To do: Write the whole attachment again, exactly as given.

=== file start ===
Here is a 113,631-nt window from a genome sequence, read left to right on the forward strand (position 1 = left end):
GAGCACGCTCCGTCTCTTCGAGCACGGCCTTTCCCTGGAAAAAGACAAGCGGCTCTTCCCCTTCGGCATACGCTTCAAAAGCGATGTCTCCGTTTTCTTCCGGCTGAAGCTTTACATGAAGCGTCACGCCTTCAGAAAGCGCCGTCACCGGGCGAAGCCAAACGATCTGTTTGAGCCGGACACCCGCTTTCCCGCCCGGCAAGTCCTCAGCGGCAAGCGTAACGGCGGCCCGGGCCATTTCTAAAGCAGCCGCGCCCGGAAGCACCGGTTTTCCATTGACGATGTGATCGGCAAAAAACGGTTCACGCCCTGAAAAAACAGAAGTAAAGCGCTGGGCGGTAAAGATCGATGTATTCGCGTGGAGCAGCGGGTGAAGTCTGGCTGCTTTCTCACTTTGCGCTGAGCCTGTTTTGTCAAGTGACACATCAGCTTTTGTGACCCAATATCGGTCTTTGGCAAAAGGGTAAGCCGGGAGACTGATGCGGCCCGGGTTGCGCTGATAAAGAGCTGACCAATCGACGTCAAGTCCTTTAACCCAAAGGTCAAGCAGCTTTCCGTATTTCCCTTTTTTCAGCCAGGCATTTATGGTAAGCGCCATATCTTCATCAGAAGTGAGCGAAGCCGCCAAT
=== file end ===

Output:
Here is a 113,631-nt window from a genome sequence, read left to right on the forward strand (position 1 = left end):
GAGCACGCTCCGTCTCTTCGAGCACGGCCTTTCCCTGGAAAAAGACAAGCGGCTCTTCCCCTTCGGCATACGCTTCAAAAGCGATGTCTCCGTTTTCTTCCGGCTGAAGCTTTACATGAAGCGTCACGCCTTCAGAAAGCGCCGTCACCGGGCGAAGCCAAACGATCTGTTTGAGCCGGACACCCGCTTTCCCGCCCGGCAAGTCCTCAGCGGCAAGCGTAACGGCGGCCCGGGCCATTTCTAAAGCAGCCGCGCCCGGAAGCACCGGTTTTCCATTGACGATGTGATCGGCAAAAAACGGTTCACGCCCTGAAAAAACAGAAGTAAAGCGCTGGGCGGTAAAGATCGATGTATTCGCGTGGAGCAGCGGGTGAAGTCTGGCTGCTTTCTCACTTTGCGCTGAGCCTGTTTTGTCAAGTGACACATCAGCTTTTGTGACCCAATATCGGTCTTTGGCAAAAGGGTAAGCCGGGAGACTGATGCGGCCCGGGTTGCGCTGATAAAGAGCTGACCAATCGACGTCAAGTCCTTTAACCCAAAGGTCAAGCAGCTTTCCGTATTTCCCTTTTTTCAGCCAGGCATTTATGGTAAGCGCCATATCTTCATCAGAAGTGAGCGAAGCCGCCAAT